The House of Representatives approved a bill to repeal the insurance industry's exemption from anti-trust laws today by an overwhelming margin of 406 to 19. All 253 Democrats present were joined by 153 Republicans in voting for H.R. 4626, the Health Insurance Industry Fair Competition Act. Representative Tom Latham of Iowa's fourth district voted with the majority, but Steve King disgraced the fifth district again by voting no (roll call here).
The anti-trust exemption has helped health insurers to avoid meaningful competition in most markets. Price-fixing is wonderful for corporate profits but doesn't help consumers obtain affordable insurance coverage. The anti-trust exemption is one reason insurers have been able to jack up premiums by far more than the rate that medical costs are increasing (and many times the overall rate of inflation). Wellmark Blue Cross Blue Shield, which controls about 70 percent of the health insurance market in Iowa, recently announced rate hikes averaging 18 percent for about 80,000 individual policy-holders. Many of those policies (including my family's) will see premiums go up by 22 percent as of April 1.
How many of King's constituents will be forced to downgrade their coverage or drop their insurance because of this rate increase? How many Iowa businesses will suffer because their customers have less disposable income to spend on other goods and services? I've come to expect outrageous votes from King, but I'm curious to hear how he will justify his vote to keep consumers at the mercy of colluding insurance companies. I will update this post when I see an official statement from him.
A press release from the Democratic Congressional Campaign Committee noted that King has received $53,835 in campaign contributions from the insurance industry. (That number appears to have come from Open Secrets site.) I posted the full text of the release after the jump.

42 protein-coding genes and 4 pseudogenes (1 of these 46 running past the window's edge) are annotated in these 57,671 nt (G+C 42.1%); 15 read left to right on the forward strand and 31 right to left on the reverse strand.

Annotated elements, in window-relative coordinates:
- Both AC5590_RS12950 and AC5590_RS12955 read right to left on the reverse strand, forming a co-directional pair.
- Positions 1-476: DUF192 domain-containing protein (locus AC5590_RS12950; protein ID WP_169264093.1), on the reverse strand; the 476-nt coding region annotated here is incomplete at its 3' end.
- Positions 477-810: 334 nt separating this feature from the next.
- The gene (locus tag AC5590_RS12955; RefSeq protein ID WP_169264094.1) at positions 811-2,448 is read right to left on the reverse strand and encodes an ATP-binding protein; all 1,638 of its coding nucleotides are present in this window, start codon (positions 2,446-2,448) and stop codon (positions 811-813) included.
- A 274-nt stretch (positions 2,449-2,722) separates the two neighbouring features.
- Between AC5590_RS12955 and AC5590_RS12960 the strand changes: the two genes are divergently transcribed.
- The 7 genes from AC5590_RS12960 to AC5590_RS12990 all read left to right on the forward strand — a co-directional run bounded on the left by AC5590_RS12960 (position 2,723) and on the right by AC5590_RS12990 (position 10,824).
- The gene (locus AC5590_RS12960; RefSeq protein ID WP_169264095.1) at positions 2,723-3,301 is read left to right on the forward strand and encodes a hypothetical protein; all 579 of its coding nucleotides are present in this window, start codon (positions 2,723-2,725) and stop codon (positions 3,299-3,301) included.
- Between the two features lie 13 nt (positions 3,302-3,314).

The White House issued a statement yesterday supporting the Health Insurance Industry Fair Competition Act. It's unfortunate that the the Obama administration didn't fight to get this provision in the larger health care reform package, but passing it as a stand-alone bill would still be a step forward.
Quite a few Senate Republicans are on record claiming to support repealing the insurance industry's anti-trust exemption. Senate Majority Harry Reid should bring this bill to a vote as soon as possible. I suspect that if it reaches the floor, Senate Republicans will be as afraid to vote against it as the majority of House Republicans were today.
UPDATE: The Associated Press reports that prospects for this bill "are dim in the Senate." If that turns out to be correct, it's yet another reason rank and file Democrats should stop giving to the Democratic Senatorial Campaign Committee.
Meanwhile, David Dayen notes that before the anti-trust exemption bill passed, "there was also a motion to recommit, which would have essentially stopped the bill in its tracks, and 165 Republicans voted for that, along with 5 Democrats."
Iowa's own Tom Latham was among the 100-plus Republican cowards who voted for the procedural motion to stop the bill, then for the bill once the blocking attempt had failed.